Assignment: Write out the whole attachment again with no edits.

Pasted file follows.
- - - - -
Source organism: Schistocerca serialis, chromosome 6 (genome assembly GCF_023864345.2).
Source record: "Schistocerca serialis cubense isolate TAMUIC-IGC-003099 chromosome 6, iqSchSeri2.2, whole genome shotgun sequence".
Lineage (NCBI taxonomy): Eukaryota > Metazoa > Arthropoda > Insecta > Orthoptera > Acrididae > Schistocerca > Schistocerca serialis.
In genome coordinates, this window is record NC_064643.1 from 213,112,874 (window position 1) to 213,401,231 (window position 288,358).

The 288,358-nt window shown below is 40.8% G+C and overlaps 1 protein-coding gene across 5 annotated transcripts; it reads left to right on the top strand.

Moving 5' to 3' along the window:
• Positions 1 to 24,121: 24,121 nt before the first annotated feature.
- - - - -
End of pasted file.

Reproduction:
Source organism: Schistocerca serialis, chromosome 6 (genome assembly GCF_023864345.2).
Source record: "Schistocerca serialis cubense isolate TAMUIC-IGC-003099 chromosome 6, iqSchSeri2.2, whole genome shotgun sequence".
Lineage (NCBI taxonomy): Eukaryota > Metazoa > Arthropoda > Insecta > Orthoptera > Acrididae > Schistocerca > Schistocerca serialis.
In genome coordinates, this window is record NC_064643.1 from 213,112,874 (window position 1) to 213,401,231 (window position 288,358).

The 288,358-nt window shown below is 40.8% G+C and overlaps 1 protein-coding gene across 5 annotated transcripts; it reads left to right on the top strand.

Moving 5' to 3' along the window:
• Positions 1 to 24,121: 24,121 nt before the first annotated feature.